What is Secularism?
• Indian Constitution contains Fundamental Rights that protect us against State power as well as against domination of majority.
• Indian Constitution allows individuals freedom to live by their religious beliefs and practices.
• India has adopted a strategy of separating power of religion and power of State.
• Secularism refers to separation of religion from State.
Separation of Religion from State
• most important aspect of secularism is its separation of religion from State power. It is important for a country to function democratically.
• misuse of power by majority and violation of Fundamental Rights is one reason to separate State and religion in democratic societies. This is important to separate religion from State in democratic societies is because we need to protect freedom of individuals to exit from their religion, embrace another religion or have freedom to interpret religious teachings.
• Indian Constitution mandates that Indian State be Secular.
• According to Constitution, only a secular State can realise its objectives to ensure following:
[a] that one religious community does not dominate another;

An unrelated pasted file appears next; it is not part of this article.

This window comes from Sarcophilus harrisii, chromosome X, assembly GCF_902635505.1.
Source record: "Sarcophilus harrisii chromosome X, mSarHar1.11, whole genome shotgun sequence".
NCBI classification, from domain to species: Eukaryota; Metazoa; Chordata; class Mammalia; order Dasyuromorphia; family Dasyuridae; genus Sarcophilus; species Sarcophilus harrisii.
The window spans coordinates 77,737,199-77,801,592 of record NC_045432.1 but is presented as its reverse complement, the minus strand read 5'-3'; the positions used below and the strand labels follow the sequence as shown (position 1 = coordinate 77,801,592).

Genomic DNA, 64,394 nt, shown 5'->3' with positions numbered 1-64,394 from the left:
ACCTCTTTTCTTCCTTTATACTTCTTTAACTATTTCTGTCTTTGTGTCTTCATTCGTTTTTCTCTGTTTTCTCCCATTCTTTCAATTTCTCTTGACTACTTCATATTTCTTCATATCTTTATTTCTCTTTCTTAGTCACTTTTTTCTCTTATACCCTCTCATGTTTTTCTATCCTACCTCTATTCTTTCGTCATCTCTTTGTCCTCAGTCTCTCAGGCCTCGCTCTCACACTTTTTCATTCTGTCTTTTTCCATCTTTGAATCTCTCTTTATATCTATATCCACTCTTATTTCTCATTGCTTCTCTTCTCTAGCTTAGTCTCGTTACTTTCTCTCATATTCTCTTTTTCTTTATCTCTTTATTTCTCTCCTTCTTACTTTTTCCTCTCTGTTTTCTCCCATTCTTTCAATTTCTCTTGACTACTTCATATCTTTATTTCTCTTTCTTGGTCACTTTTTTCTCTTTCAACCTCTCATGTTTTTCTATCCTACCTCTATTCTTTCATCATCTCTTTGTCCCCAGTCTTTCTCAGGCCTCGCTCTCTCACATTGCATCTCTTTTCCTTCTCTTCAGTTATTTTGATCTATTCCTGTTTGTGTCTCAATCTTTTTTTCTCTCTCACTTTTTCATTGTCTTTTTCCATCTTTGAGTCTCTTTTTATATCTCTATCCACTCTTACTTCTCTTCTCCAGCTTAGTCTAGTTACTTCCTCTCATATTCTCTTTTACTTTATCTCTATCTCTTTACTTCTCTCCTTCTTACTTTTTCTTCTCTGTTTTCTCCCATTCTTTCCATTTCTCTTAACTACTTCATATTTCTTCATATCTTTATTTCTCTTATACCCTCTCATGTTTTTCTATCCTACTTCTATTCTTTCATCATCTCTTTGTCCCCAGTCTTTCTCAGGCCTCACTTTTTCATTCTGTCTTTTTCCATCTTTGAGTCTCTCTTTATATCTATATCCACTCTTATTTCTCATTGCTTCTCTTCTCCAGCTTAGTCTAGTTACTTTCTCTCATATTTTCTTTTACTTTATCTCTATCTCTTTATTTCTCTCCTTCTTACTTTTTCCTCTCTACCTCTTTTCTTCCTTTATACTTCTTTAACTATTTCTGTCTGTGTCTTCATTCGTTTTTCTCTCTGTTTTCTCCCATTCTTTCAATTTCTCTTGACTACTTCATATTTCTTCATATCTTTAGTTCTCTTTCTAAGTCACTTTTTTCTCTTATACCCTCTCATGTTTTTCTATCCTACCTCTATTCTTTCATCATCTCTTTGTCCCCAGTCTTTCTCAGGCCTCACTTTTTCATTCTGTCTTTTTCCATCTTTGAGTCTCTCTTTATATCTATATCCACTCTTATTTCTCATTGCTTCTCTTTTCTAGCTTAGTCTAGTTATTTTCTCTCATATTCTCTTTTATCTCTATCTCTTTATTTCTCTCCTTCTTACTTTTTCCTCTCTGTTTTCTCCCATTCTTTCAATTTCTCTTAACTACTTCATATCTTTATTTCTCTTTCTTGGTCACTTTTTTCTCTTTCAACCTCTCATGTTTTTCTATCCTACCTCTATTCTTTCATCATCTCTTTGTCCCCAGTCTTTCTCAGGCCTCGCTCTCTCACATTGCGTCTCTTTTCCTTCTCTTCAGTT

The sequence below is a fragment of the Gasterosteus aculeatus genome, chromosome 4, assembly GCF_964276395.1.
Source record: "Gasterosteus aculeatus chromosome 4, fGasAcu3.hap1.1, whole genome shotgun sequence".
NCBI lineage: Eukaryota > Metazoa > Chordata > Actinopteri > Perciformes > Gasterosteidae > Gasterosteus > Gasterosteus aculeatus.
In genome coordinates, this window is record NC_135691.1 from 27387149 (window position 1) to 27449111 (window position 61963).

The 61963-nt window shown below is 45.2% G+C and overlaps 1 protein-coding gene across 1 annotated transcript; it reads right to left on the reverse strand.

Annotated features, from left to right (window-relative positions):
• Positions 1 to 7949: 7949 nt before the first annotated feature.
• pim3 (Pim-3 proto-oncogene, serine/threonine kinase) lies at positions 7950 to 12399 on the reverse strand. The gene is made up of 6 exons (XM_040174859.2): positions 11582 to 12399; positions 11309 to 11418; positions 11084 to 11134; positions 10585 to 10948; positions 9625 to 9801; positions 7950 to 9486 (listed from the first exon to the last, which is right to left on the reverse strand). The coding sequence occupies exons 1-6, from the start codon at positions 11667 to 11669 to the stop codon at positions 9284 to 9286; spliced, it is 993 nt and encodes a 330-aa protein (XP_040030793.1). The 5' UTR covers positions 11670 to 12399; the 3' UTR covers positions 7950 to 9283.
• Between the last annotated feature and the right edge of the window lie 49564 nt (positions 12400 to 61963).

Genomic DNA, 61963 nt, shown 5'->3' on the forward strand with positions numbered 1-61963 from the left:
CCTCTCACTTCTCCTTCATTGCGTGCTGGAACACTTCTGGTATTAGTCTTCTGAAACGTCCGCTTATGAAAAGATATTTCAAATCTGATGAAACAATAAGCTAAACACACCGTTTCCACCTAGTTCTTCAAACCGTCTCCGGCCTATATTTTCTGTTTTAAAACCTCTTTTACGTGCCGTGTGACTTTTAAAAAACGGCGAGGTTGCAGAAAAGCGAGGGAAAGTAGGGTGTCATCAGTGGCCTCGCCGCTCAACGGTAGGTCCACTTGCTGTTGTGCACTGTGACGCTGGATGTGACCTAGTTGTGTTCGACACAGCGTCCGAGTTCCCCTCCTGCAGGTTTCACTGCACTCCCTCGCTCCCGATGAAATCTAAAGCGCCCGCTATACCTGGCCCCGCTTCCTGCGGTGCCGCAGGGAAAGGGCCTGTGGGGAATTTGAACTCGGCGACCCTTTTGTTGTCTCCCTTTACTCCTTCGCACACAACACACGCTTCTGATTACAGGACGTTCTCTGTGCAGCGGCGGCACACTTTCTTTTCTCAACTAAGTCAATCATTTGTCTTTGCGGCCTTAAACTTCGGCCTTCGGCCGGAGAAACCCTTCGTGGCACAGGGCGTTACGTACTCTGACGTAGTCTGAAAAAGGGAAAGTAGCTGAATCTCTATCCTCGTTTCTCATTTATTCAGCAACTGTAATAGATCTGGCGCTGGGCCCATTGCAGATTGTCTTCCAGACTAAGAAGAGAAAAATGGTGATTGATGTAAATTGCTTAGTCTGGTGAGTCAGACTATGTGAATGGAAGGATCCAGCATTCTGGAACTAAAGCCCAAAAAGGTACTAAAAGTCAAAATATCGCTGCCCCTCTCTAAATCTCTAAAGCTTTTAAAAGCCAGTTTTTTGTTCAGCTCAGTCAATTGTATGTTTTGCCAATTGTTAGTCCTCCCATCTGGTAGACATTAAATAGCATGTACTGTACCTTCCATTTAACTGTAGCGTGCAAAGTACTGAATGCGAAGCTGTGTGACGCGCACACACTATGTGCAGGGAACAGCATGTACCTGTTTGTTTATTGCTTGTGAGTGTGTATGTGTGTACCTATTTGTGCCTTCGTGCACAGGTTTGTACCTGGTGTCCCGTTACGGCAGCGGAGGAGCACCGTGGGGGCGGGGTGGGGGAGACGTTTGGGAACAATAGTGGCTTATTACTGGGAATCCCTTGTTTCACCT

[b] that some members do not dominate other members of same religious community;
[c] that State does not enforce any particular religion nor takes away religious freedom of individuals.
• Indian State is not ruled by a religious group and nor does it support any religion.
• Government schools cannot promote any religion either in their morning prayers or through religious celebrations. This rule does not apply to private schools.
• State can make certain exceptions for particular religious communities like wearing turban by Sikh community.
• Indian Constitution grants right to religious communities to set up their own schools and colleges.
Indian Secularism vs USA
• In U.S.A. separation between State and religion means that neither State nor religion can interfere in affairs of one another, whereas in Indian Secularism State can intervene in religious affairs.
• In Indian Secularism, though State is not strictly separate from religion; it does maintain a principled distance from religion.
• This means that any interference in religion by State has to be based on ideals given in Constitution.